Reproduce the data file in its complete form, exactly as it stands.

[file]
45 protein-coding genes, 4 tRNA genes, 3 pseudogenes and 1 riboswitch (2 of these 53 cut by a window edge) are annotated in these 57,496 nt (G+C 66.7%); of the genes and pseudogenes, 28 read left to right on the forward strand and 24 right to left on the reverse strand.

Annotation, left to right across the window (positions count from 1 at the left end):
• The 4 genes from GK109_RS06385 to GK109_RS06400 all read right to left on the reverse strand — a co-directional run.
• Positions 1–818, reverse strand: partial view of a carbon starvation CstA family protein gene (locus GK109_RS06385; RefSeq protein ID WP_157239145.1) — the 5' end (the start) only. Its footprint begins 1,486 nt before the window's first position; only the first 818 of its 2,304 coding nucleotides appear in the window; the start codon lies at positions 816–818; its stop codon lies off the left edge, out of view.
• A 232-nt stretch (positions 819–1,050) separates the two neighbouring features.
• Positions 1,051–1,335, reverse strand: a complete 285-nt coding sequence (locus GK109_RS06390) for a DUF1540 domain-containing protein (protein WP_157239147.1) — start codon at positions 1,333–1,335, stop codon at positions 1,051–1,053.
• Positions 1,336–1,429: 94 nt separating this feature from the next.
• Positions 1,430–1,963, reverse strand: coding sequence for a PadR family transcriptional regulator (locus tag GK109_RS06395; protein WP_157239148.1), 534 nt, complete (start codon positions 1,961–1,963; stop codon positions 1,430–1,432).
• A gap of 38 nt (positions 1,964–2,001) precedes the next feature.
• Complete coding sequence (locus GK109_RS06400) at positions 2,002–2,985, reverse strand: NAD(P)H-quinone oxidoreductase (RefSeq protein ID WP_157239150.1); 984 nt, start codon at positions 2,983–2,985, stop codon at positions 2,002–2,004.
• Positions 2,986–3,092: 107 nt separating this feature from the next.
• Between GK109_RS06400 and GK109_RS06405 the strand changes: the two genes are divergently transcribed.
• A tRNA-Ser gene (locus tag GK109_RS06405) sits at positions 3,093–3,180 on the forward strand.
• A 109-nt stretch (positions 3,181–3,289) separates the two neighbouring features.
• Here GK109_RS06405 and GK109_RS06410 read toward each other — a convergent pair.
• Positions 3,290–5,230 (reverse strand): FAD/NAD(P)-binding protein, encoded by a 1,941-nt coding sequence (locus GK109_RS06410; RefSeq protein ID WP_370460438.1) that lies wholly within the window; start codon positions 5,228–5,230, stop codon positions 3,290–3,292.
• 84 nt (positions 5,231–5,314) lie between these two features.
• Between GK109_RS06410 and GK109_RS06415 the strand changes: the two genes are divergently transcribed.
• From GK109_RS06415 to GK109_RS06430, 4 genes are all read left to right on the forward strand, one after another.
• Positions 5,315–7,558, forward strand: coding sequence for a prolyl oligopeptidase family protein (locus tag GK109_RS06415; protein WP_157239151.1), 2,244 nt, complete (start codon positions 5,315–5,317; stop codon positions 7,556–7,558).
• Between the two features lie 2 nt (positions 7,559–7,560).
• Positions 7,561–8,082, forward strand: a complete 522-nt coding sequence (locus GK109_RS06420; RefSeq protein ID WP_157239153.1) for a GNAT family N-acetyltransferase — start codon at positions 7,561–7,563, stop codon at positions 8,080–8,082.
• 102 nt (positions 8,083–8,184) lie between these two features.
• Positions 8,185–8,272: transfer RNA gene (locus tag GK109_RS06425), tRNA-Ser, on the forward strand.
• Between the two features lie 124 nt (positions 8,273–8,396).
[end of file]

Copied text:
45 protein-coding genes, 4 tRNA genes, 3 pseudogenes and 1 riboswitch (2 of these 53 cut by a window edge) are annotated in these 57,496 nt (G+C 66.7%); of the genes and pseudogenes, 28 read left to right on the forward strand and 24 right to left on the reverse strand.

Annotation, left to right across the window (positions count from 1 at the left end):
• The 4 genes from GK109_RS06385 to GK109_RS06400 all read right to left on the reverse strand — a co-directional run.
• Positions 1–818, reverse strand: partial view of a carbon starvation CstA family protein gene (locus GK109_RS06385; RefSeq protein ID WP_157239145.1) — the 5' end (the start) only. Its footprint begins 1,486 nt before the window's first position; only the first 818 of its 2,304 coding nucleotides appear in the window; the start codon lies at positions 816–818; its stop codon lies off the left edge, out of view.
• A 232-nt stretch (positions 819–1,050) separates the two neighbouring features.
• Positions 1,051–1,335, reverse strand: a complete 285-nt coding sequence (locus GK109_RS06390) for a DUF1540 domain-containing protein (protein WP_157239147.1) — start codon at positions 1,333–1,335, stop codon at positions 1,051–1,053.
• Positions 1,336–1,429: 94 nt separating this feature from the next.
• Positions 1,430–1,963, reverse strand: coding sequence for a PadR family transcriptional regulator (locus tag GK109_RS06395; protein WP_157239148.1), 534 nt, complete (start codon positions 1,961–1,963; stop codon positions 1,430–1,432).
• A gap of 38 nt (positions 1,964–2,001) precedes the next feature.
• Complete coding sequence (locus GK109_RS06400) at positions 2,002–2,985, reverse strand: NAD(P)H-quinone oxidoreductase (RefSeq protein ID WP_157239150.1); 984 nt, start codon at positions 2,983–2,985, stop codon at positions 2,002–2,004.
• Positions 2,986–3,092: 107 nt separating this feature from the next.
• Between GK109_RS06400 and GK109_RS06405 the strand changes: the two genes are divergently transcribed.
• A tRNA-Ser gene (locus tag GK109_RS06405) sits at positions 3,093–3,180 on the forward strand.
• A 109-nt stretch (positions 3,181–3,289) separates the two neighbouring features.
• Here GK109_RS06405 and GK109_RS06410 read toward each other — a convergent pair.
• Positions 3,290–5,230 (reverse strand): FAD/NAD(P)-binding protein, encoded by a 1,941-nt coding sequence (locus GK109_RS06410; RefSeq protein ID WP_370460438.1) that lies wholly within the window; start codon positions 5,228–5,230, stop codon positions 3,290–3,292.
• 84 nt (positions 5,231–5,314) lie between these two features.
• Between GK109_RS06410 and GK109_RS06415 the strand changes: the two genes are divergently transcribed.
• From GK109_RS06415 to GK109_RS06430, 4 genes are all read left to right on the forward strand, one after another.
• Positions 5,315–7,558, forward strand: coding sequence for a prolyl oligopeptidase family protein (locus tag GK109_RS06415; protein WP_157239151.1), 2,244 nt, complete (start codon positions 5,315–5,317; stop codon positions 7,556–7,558).
• Between the two features lie 2 nt (positions 7,559–7,560).
• Positions 7,561–8,082, forward strand: a complete 522-nt coding sequence (locus GK109_RS06420; RefSeq protein ID WP_157239153.1) for a GNAT family N-acetyltransferase — start codon at positions 7,561–7,563, stop codon at positions 8,080–8,082.
• 102 nt (positions 8,083–8,184) lie between these two features.
• Positions 8,185–8,272: transfer RNA gene (locus tag GK109_RS06425), tRNA-Ser, on the forward strand.
• Between the two features lie 124 nt (positions 8,273–8,396).